Jampacked with more than 7,000 refugees, the South Vietnamese Navy ship HQ-504 arrives at Vung Tau port, the South Vietnam' s most popular sea resort, and now the only port city in the Government hands. More than 20,000 Vietnamese refugees including those from Hue and Da Nang arrived at Vung Tau from Cam Ranh Bay, on board the Navy ships. (Getty/StaffAFP)

Trump administration may target Vietnamese refugees for deportation under new rules

Trump officials now claim they can deport Vietnam War-era refugees who have lived in the U.S. for decades

Igor Derysh
December 13, 2018 10:30PM (UTC)

The Trump administration is targeting certain protected Vietnamese immigrants for deportation, including many who fled as refugees during the Vietnam War.

Last year, the New York Times reported that the Trump administration had decided to unilaterally reinterpret a 2008 agreement that all Vietnamese immigrants who arrived before July 1995, when Vietnam and the United States re-established diplomatic relations, could not be deported. The administration now takes the position that immigrants convicted of crimes were exempt from the protections in the agreement.


Homeland Security officials began to round up immigrants from Vietnam and Cambodia, who have lived in the country for decades, and prepared to deport them. DHS said that most of the 8,000 immigrants the administration targeted for deportation had committed crimes.

The Vietnamese government rejected the move despite pressure from the U.S., and only about a dozen people were actually deported.

Many of the remaining immigrants were held for months in ICE detention before the administration appeared to back down from the move while facing a class action lawsuit over the detentions.


The administration has now resumed its attempts to deport the refugees, The Atlantic reported.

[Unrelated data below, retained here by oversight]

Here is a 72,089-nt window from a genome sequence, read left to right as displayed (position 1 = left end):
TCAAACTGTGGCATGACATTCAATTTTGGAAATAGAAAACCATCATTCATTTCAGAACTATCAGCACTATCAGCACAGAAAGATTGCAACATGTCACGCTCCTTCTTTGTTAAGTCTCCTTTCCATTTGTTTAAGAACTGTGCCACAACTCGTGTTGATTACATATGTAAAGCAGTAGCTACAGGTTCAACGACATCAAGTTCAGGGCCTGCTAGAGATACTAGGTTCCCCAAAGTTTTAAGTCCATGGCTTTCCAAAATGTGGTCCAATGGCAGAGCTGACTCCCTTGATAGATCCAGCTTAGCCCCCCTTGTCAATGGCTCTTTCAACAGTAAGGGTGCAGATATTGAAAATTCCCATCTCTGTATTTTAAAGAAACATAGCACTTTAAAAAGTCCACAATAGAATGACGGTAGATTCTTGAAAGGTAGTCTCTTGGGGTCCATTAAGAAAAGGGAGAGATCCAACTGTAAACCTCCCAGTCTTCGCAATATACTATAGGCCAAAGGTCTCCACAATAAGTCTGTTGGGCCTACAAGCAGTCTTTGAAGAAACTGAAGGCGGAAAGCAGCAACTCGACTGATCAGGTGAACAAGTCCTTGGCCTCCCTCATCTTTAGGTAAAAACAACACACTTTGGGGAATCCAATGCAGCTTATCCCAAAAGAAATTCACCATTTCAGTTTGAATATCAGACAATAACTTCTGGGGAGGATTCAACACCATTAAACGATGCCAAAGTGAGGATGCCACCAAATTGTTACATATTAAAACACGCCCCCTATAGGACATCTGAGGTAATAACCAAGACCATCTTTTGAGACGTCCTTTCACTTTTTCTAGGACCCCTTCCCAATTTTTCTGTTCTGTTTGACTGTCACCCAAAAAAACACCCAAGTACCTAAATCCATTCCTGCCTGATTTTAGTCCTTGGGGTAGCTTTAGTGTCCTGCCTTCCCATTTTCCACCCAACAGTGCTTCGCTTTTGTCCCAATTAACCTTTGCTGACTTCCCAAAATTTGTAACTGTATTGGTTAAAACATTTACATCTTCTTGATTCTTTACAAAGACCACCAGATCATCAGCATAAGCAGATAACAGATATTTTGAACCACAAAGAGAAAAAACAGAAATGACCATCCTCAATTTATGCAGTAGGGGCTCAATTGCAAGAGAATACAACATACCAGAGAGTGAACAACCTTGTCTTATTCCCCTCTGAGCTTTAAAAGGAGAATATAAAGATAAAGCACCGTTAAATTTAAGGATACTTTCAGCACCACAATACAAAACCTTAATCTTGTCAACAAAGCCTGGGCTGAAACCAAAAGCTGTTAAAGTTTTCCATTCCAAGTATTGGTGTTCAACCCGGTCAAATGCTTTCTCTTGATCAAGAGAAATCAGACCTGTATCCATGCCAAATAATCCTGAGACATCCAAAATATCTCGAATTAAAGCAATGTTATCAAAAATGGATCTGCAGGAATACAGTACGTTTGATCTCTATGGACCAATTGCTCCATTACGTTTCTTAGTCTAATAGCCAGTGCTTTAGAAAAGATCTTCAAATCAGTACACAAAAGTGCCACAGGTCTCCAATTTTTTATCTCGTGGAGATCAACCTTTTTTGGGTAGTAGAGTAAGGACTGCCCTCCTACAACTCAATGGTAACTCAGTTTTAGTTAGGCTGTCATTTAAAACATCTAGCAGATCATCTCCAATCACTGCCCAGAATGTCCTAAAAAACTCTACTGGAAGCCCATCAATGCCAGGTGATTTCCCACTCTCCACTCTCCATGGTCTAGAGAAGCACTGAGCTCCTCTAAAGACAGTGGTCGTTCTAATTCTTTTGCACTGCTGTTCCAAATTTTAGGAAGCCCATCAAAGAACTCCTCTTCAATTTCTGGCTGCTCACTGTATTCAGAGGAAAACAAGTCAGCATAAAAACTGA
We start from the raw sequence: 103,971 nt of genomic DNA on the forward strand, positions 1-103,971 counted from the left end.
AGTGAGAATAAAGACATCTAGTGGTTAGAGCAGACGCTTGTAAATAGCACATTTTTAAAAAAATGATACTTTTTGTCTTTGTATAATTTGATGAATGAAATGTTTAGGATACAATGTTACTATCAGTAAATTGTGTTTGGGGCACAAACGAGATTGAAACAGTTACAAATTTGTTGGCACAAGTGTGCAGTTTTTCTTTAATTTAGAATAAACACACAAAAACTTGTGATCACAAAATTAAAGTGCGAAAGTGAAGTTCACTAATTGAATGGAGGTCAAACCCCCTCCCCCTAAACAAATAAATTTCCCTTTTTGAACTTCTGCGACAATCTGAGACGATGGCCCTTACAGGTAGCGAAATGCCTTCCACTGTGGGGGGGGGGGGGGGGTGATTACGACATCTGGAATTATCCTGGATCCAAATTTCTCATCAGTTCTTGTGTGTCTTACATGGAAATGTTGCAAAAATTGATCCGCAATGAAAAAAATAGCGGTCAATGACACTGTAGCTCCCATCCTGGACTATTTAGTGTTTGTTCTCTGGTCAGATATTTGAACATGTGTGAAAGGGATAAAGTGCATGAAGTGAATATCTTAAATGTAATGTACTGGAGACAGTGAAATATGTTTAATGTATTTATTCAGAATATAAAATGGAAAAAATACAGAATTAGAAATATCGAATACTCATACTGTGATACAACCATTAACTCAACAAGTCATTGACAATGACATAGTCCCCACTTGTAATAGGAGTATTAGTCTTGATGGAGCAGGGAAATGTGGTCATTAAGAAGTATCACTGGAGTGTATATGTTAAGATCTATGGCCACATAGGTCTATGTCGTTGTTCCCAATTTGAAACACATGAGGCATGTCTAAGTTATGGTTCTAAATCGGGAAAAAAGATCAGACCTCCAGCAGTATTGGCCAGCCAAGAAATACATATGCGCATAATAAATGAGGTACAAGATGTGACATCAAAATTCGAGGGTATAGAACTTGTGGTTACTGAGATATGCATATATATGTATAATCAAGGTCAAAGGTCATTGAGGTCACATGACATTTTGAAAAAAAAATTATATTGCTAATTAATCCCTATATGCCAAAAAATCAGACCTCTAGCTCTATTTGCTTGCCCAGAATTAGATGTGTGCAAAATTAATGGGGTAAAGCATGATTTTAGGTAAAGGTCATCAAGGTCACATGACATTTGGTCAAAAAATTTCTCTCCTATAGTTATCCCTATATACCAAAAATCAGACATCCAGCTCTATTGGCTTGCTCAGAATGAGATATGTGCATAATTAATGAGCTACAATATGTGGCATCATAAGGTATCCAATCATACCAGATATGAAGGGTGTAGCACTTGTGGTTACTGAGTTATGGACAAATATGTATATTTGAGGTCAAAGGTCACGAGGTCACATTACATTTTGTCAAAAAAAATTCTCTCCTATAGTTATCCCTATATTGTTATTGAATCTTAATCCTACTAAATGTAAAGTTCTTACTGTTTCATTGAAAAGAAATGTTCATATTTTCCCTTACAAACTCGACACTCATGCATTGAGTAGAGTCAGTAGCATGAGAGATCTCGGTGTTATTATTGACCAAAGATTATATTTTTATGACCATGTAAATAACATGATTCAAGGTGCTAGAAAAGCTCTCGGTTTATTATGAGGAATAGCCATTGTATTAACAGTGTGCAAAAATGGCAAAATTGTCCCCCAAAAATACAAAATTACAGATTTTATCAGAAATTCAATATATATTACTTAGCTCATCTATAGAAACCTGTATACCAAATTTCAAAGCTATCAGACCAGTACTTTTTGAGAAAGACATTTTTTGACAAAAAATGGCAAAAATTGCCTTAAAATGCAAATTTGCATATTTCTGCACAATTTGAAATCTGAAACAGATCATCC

James Thrower, a spokesman for the U.S. embassy in Hanoi, told the Atlantic that the administration now believes the 2008 agreement does not protect pre-1995 Vietnamese immigrants from deportation, and that the government will now move to deport any such immigrants who are undocumented or have committed crimes.

“The United States and Vietnam signed a bilateral agreement on removals in 2008 that establishes procedures for deporting Vietnamese citizens who arrived in the United States after July 12, 1995, and are subject to final orders of removal,” Thrower said. “While the procedures associated with this specific agreement do not apply to Vietnamese citizens who arrived in the United States before July 12, 1995, it does not explicitly preclude the removal of pre-1995 cases.”


Katie Waldman, a spokeswoman for the Department of Homeland Security, confirmed that the administration has “5,000 convicted criminal aliens from Vietnam with final orders of removal.”

“These are non-citizens who during previous administrations were arrested, convicted, and ultimately ordered removed by a federal immigration judge,” she said. “It’s a priority of this administration to remove criminal aliens to their home country.”


Ted Osius, the former U.S. ambassador to Vietnam who resigned from the State Department last year when the Trump administration tried to change the terms of the deal, accused Trump of going back on the agreement.

“We understood that the agreement barred the deportation of pre-1995 Vietnamese. Both governments — and the Vietnamese-American community — interpreted it that way,” he told The Atlantic.

He told the New York Times last year that the administration was targeting “refugees from a war that we were prosecuting,” adding that “some of them were in [Communist] re-education camps; all of them were on the side of the South,” meaning the government in South Vietnam then supported by the U.S.


“Forty-three years ago, a lot of the Southeast Asian communities and Vietnamese communities fled their countries and their homeland due to the war, which the U.S. was involved in, fleeing for their safety and the safety of their families,” Kevin Lam, organizing director of the Asian American Resource Workshop, told the Atlantic. “The U.S. would do well to remember that.”

Igor Derysh

Igor Derysh is a staff writer at Salon. His work has also appeared in the Los Angeles Times, Chicago Tribune, Boston Herald and Baltimore Sun.

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